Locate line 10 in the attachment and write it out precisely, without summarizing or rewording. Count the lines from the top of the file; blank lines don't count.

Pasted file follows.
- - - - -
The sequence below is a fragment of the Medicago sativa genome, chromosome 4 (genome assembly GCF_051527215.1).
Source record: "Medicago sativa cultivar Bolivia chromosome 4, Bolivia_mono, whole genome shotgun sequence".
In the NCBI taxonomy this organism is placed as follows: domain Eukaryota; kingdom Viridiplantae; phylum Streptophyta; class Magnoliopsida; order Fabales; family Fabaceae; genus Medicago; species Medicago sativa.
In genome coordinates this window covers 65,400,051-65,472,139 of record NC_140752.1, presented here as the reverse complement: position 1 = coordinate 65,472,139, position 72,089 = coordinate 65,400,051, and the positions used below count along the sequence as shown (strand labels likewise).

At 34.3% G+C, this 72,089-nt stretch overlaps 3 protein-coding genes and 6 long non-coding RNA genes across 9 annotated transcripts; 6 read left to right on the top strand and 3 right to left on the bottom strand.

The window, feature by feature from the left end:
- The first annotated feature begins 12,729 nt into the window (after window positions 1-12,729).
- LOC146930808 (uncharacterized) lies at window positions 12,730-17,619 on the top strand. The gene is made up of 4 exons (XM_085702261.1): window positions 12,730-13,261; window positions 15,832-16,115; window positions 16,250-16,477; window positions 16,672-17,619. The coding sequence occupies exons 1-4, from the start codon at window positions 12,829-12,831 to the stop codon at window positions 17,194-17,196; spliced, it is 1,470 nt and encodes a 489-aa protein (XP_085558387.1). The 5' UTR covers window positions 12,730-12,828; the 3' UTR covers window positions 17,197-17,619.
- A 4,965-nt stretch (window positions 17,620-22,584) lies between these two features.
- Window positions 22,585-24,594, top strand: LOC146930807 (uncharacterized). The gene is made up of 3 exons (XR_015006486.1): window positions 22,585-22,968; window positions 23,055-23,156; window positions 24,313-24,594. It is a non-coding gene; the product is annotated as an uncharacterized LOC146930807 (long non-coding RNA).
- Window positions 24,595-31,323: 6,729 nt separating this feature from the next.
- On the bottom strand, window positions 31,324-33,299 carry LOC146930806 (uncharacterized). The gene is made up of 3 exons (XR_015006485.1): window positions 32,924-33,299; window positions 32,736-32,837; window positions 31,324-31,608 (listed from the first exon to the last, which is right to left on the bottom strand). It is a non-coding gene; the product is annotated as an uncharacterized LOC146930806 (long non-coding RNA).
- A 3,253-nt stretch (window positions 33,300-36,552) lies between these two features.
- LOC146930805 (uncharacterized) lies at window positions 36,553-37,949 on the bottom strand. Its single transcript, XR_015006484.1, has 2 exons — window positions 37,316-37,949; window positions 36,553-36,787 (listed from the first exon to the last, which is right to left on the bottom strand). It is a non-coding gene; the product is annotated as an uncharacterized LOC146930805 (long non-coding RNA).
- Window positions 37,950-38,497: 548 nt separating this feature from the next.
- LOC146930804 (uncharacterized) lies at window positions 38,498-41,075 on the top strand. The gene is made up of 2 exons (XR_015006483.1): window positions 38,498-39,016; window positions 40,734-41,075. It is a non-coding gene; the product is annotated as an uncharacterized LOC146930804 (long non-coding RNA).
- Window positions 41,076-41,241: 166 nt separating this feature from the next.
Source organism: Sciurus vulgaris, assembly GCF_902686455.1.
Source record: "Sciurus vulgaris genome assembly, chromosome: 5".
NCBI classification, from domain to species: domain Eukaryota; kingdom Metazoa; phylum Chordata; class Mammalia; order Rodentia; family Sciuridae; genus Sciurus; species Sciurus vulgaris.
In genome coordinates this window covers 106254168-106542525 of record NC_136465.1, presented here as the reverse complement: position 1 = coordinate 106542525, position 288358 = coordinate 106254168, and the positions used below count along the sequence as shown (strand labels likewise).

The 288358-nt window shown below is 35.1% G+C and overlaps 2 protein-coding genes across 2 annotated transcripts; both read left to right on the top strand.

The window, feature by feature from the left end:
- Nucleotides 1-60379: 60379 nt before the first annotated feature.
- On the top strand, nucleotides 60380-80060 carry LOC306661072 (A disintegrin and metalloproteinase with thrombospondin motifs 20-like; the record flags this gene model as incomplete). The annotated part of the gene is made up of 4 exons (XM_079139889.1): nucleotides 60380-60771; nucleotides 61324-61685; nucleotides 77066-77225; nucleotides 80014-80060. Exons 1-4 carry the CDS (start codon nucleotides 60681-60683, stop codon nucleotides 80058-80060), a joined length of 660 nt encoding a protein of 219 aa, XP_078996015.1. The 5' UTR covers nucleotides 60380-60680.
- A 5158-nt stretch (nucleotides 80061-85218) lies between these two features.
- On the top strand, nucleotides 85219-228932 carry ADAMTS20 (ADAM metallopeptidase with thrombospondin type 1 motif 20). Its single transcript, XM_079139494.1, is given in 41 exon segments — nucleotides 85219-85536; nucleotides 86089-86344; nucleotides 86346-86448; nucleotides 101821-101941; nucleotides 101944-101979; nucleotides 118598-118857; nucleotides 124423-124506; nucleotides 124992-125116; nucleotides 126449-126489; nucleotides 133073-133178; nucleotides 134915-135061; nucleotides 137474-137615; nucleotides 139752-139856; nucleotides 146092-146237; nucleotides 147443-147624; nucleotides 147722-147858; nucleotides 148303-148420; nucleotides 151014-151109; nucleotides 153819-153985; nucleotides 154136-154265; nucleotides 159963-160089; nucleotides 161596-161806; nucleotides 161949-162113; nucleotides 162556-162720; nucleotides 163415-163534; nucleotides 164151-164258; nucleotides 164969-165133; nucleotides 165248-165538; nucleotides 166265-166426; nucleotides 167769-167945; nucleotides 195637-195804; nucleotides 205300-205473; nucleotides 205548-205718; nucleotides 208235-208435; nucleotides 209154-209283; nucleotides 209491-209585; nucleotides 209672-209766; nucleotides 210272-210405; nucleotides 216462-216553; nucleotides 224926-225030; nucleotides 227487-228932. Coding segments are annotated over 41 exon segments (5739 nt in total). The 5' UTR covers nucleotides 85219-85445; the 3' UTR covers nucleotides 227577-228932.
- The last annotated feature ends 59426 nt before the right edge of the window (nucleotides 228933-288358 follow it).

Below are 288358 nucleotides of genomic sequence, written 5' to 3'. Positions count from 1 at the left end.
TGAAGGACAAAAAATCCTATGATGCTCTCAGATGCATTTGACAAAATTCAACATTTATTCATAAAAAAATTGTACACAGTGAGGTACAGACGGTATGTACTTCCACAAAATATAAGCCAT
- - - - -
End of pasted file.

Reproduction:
- Window positions 22,585-24,594, top strand: LOC146930807 (uncharacterized). The gene is made up of 3 exons (XR_015006486.1): window positions 22,585-22,968; window positions 23,055-23,156; window positions 24,313-24,594. It is a non-coding gene; the product is annotated as an uncharacterized LOC146930807 (long non-coding RNA).